Chong says employers paying reduced salaries will also be able to apply for the Ters relief.

Illness and death benefits

Piet Nel, project director of tax at the South African Institute of Chartered Accountants, said in an earlier statement that employees who have been quarantined for 14 days or longer will be able to apply for the Illness Benefit under the UIF.

Existing benefits for illness and unemployment will kick in if no leave is granted. Nel says if a UIF contributor passes on from Covid-19, death benefits will be paid to the beneficiaries of the deceased.

Beatrie Gouws, head of stakeholder management and strategic development at the South African Institute of Tax Professionals, says the queries they are receiving on Ters centre on the legal technicalities of the benefit and facilitating the claiming process.

Read: Incomplete applications hold up UIF relief

“We are aware that the Payroll Authors Group of South Africa is engaging directly with the Department of Labour to establish a template that the payrolls can use to programme and produce a report that will assist employers in claiming the Ters benefit.”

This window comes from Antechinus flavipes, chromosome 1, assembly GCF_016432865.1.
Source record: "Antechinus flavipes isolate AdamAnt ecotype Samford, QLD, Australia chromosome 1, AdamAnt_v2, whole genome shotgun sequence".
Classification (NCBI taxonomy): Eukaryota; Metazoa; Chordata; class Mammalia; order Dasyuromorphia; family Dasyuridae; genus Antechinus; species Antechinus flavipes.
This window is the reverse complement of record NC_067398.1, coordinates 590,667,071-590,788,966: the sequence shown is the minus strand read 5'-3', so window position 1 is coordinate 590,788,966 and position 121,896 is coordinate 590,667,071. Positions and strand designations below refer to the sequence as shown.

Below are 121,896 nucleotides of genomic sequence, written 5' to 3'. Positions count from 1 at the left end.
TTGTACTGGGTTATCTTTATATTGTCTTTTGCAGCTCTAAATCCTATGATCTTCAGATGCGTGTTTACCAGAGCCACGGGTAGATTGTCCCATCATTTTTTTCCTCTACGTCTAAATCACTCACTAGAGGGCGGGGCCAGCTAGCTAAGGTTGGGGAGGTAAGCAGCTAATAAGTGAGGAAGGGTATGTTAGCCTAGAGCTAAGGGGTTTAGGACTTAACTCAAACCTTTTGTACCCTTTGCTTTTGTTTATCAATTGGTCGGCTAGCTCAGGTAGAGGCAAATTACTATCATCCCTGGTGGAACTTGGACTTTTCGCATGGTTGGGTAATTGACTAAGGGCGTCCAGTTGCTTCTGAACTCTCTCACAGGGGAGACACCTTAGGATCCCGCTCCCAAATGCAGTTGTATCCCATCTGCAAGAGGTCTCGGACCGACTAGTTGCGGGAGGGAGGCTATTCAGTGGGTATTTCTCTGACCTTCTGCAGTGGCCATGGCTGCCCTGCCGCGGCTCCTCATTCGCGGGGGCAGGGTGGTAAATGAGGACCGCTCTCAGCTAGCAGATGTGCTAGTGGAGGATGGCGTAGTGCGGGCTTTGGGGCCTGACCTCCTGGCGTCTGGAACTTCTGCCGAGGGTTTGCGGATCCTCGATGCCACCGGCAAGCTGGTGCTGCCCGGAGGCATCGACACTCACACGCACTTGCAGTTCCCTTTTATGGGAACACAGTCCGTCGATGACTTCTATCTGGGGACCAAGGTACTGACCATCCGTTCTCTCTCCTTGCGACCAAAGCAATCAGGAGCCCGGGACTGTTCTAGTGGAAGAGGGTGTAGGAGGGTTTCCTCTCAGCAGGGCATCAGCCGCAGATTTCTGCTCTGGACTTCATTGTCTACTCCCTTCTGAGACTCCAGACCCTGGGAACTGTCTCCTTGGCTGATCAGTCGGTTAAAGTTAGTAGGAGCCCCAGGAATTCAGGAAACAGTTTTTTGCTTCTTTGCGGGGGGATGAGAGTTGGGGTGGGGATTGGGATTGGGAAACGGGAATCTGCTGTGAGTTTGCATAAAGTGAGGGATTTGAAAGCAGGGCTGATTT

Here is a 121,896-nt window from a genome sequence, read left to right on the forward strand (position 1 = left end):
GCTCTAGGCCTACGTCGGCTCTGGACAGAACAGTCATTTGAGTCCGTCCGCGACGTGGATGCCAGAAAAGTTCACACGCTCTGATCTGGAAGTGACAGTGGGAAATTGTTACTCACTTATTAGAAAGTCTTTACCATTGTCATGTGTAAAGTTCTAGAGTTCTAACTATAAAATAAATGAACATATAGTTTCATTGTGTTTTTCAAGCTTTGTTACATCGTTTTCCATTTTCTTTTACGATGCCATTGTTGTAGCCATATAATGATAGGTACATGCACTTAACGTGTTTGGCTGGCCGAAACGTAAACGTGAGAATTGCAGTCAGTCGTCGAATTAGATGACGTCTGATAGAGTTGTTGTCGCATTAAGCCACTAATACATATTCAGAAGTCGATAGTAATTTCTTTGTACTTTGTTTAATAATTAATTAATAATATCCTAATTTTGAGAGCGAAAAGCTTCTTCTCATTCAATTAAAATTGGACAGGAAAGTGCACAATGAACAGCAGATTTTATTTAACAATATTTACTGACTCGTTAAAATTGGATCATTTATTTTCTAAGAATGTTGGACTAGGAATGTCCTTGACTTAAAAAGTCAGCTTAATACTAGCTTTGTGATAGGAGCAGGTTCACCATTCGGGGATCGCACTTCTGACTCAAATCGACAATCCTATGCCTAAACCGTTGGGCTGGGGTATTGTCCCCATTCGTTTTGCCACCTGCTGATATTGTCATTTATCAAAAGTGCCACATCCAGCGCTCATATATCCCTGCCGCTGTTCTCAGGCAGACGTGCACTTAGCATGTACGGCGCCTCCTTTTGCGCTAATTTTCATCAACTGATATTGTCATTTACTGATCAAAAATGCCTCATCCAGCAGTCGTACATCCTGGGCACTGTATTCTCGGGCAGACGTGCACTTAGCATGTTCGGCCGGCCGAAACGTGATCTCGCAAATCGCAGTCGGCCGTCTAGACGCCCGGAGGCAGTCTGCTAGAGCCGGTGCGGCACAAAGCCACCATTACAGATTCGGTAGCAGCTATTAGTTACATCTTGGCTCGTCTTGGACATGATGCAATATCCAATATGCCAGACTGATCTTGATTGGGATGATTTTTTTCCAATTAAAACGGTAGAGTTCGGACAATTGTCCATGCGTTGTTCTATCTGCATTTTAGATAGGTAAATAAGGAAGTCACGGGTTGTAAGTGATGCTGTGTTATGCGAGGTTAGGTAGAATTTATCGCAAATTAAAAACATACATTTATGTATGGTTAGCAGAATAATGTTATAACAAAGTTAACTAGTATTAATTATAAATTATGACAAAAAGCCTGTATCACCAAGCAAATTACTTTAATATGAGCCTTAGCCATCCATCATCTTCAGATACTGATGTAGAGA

She says by making use of a payroll report many of the legal technical challenges facing employers and tax practitioners alike will be resolved.

Listen to Nompu Siziba’s interview with Sandile July of Werksmans Attorneys:

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I know of 3 people that have applied and all were declined.
Guess some people are more equal than others.

Or they just didn’t qualify because they are more equal than others. Shame, welfare is not for everyone.

Still the government bureaucracy is STILL GETTING PAID????????????????????????????????????????????????????????????????????????????????????????????????????????????????????????????

Yet again those who are privileged employers and employees can access these Grant’s, what about the businesses that employ people and do not make these contributions? Inevitably we all contribute to the tax chain yet there is a discriminatory factor to access these Grant’s. It’s even been told to some employees who do make uif contributions, that there’s too much red tape to access this grant by their employers.

I guess only the politically connected will get these business grants…..more corruption. The comrades will sign-off for their friends and family and the rest of us will be left in the dust.

I thought we had a history of opposing grants and subsidies? You know, the welfare state.

I’m a micro enterprise with 2 employees and my TERS application was declined. As a consequence, I’ve had to retrench 1 employee this morning. R500 Billion injection into the economy but the government can’t even part with a few thousand rand for a struggling SMME? This retrenchment is now going to cost the government more in UIF payments for the next 6 months and child grants that he will now be claiming. Pat yourselves on the back guys, well done.

End of comments.